So, we decided to make a video for it. I put her face front & centre. I was thinking of that Radiohead one. Someone else said it was like Rammstein. Cool. The proximity of her face is uncomfortable. Intimate. Vulnerable. She doesn’t look ok. The flickering electric lights of the cellar we shot in were working weirdly. There’s a wispy spider, I shot him, too. It wasn’t a set, we didn’t have to even dress it. The shoot took about 3 hours, the edit was longer because the song is so short and I had lots I wanted to do. Here’s a few shots from the cellar we used. You can see her mark in that first one.

Lots of folks asked me about the shaky camera. It makes it hard to watch, doesn’t it? Sick to the stomach, an unsettling & inescapable mess of a video. I tried to never let you rest. I interrupt sentences. Cut away at inappropriate times. Pull the carpet out. Turn the lights off, then on again. Is she being tortured, or has that already happened? Some people have expressed concern. Is Josienne OK? She is. It’s a song that gets delivered that way every time she does it live, and in the studio, and when she wrote it, and in demos. It just goes like that.

An interesting anecdote is that during the shoot, there were lots of cobwebs. You’ll see them, because I tried to keep them there. Well, she inhaled lots of them and vomited in the sink. Spiderweb puke. This was obviously bad, but she took a break, had a coffee & on she went. So, yes, she’s as OK as can be expected, under the circumstances, and we made some art which I’d like to invite you to enjoy without feeling guilty or voyeuristic. She’s a great actress & a fearless & dedicated artist, conveying some difficult stuff with her face & voice. It’s ok to click like on it but I’ll understand if you don’t.

Here’s a few stills that we didn’t use as the start card. We went with the glitchy blue one because it’s so strange & lucky, but these ones are interesting, too.

So, yeah. Not much else to say. It’s different to the rest of the videos from ‘In All Weather’. We are making more. Watch this space, then take hold of someone close to you & tell them how much they mean to you. Be open & brave & honest. Here’s the video.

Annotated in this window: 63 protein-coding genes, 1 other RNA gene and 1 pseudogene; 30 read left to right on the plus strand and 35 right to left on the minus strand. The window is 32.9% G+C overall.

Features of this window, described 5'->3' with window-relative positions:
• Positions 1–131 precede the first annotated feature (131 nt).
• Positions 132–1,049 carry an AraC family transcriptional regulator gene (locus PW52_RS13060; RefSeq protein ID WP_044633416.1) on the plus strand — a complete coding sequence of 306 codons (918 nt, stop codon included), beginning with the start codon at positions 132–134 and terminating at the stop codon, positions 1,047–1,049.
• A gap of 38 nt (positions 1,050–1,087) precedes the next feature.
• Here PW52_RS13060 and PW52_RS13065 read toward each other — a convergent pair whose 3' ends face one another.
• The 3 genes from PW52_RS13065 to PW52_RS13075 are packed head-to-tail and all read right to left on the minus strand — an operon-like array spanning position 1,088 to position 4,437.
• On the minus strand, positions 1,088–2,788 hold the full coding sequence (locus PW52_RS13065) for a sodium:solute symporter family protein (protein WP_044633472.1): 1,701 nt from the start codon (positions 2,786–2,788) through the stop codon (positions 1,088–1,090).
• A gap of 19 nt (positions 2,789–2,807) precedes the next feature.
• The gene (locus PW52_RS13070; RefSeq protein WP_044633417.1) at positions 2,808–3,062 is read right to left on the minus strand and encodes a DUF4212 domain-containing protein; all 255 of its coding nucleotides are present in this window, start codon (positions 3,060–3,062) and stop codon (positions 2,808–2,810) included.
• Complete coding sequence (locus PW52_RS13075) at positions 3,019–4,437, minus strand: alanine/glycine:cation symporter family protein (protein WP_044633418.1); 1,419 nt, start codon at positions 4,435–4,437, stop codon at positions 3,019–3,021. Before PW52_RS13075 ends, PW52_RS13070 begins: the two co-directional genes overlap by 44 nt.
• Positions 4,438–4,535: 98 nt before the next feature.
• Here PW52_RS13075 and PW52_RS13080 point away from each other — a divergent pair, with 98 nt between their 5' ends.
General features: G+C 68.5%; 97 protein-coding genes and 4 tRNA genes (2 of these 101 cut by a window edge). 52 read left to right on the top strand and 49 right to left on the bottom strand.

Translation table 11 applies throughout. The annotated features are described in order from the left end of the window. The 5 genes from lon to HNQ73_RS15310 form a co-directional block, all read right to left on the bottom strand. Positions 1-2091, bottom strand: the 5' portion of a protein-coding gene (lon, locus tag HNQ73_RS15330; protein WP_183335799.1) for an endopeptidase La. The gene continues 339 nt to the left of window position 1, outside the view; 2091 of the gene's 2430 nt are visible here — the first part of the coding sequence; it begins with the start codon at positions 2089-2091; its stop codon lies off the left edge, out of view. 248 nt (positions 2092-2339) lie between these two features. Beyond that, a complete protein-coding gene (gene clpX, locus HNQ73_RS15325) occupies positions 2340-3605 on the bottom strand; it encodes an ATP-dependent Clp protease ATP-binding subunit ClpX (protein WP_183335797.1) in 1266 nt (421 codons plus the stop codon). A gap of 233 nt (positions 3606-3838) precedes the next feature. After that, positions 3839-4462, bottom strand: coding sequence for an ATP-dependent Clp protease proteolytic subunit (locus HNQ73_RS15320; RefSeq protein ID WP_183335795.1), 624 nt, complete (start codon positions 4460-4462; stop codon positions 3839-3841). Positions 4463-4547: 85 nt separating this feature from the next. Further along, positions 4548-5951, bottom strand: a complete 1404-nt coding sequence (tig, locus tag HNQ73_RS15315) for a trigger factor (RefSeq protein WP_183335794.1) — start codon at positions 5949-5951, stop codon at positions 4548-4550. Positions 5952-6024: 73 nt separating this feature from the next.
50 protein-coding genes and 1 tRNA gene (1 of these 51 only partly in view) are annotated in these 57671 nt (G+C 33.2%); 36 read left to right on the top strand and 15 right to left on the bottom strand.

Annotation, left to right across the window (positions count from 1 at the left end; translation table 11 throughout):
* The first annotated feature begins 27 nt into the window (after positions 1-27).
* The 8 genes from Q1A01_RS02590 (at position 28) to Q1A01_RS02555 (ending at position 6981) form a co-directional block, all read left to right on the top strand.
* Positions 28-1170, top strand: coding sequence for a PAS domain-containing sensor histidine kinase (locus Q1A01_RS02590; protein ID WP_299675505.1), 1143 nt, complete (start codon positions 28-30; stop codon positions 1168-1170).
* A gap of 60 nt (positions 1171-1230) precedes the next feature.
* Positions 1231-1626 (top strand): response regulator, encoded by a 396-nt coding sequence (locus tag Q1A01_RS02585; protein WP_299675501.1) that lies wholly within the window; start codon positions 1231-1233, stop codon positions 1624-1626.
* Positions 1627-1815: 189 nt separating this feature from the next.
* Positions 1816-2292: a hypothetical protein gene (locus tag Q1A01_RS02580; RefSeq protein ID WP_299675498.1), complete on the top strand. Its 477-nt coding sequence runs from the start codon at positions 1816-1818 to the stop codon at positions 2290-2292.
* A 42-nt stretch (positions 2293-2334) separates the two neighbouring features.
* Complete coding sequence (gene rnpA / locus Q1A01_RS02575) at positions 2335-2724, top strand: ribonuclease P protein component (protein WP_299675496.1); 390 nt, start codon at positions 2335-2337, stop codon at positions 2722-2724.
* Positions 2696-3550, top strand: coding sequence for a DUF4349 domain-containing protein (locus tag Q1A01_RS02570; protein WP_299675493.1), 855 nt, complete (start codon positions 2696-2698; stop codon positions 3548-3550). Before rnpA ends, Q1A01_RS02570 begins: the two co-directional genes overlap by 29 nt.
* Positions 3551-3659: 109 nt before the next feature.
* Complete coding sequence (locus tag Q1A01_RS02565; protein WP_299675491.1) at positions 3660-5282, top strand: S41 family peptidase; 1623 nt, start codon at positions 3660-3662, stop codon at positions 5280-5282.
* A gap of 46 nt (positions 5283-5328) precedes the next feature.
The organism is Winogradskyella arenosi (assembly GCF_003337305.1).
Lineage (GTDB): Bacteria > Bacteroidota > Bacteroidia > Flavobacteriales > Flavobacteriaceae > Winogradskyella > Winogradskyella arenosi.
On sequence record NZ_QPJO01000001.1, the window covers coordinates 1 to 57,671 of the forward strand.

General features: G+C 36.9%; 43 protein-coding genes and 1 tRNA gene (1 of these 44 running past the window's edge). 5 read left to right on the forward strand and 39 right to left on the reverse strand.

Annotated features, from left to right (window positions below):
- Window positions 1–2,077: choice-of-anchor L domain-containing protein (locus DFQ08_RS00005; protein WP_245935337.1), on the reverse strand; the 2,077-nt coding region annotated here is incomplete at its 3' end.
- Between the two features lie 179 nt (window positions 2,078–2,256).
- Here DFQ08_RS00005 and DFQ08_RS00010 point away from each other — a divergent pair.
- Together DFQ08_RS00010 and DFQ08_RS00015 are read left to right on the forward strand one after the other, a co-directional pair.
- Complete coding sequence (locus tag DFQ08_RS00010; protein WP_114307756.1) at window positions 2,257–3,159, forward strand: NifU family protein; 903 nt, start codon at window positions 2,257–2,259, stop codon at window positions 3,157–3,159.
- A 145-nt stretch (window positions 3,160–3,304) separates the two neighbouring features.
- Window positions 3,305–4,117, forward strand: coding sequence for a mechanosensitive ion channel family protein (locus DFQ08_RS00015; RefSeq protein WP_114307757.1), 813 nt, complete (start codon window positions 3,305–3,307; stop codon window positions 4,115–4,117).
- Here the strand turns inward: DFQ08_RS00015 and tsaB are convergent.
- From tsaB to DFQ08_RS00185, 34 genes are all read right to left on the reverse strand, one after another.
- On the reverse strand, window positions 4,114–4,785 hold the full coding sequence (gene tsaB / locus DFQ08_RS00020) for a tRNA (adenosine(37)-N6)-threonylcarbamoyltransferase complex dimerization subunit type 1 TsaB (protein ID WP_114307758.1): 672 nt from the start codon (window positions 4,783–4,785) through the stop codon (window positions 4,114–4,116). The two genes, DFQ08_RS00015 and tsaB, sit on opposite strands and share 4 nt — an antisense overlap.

Day 5: Making I Used To Be Sad & Then I Forgot

And lo, the recording is complete.

So here’s a little gallery of yesterday when I left my camera at the studio so you can keep seeing things in the right order.

Here’s Josienne’s single-handed woodwind orchestra…

And here’s Josienne screaming at the strings of an upright piano…

And today! Paul Mosley joined us! Paul Mosley is playing on my album! I am so humbled. It’s such a pleasure to watch him work, he’s an actual magician. A musician’s musician. If you haven’t heard his album ‘You’re Going To Die!” then please, right that wrong, it’s a masterpiece.

He played the Wurlitzer & Rhodes pianos, the Hammond organ & the little wooden harmonium, mainly on songs called ‘Long Goodbyes’ & ‘My Kind Of Chaos’. It really gave things a kick in the feels. I hope you winced at that shit phrase but I could think of no other quick way of expressing what Paul does.

So, what happens next?

I have MP3 demos. They need to be mixed then mastered.

I am more delighted than I could ever express to tell you that Richard Littler of Scarfolk fame is designing the sleeve based on a photograph by Trevor Hamilton. I’ve seen a mock up & it’s a doozy.

I hope to make CD copies in January / February and release it in March onto bandcamp. I have no label support or cash. There is no promotional PR budget. There is no crowdfund. I’m saying this, myself, with the help of some dear friends who care enough to help. I’ll live or die or sink or swim by my own hand, but it will be all mine, and we all know how important that is. I’ll be sticking it in envelopes & begging for reviews & gigs & bookings & press & interviews, so you know what to do. Yell at me if you’d like to help! Anyone who enjoys it & shares it or likes it or writes to say they like it, well, you’re the best.

Me, I’m just the right hand of the cross & if I can do it, anyone can.

Day 4: Making I Used To Be Sad & Then I Forgot

Disastrous news: I left my camera at the studio, so you’ll just have to have the two iPhone photographs, then I’ll tell you about today and share all the pictures tomorrow in one go. Sorry!

So lead vocals were all done, nearly. We’ll finish that tomorrow. We started today with bowed bass guitar. Ever done that? It really rumbles, digs in, bites your hand off. You can feel it as well as hear it. Then I bowed some cymbals which are a distant scream, we chose a large Istanbul one that sounded particularly screamy.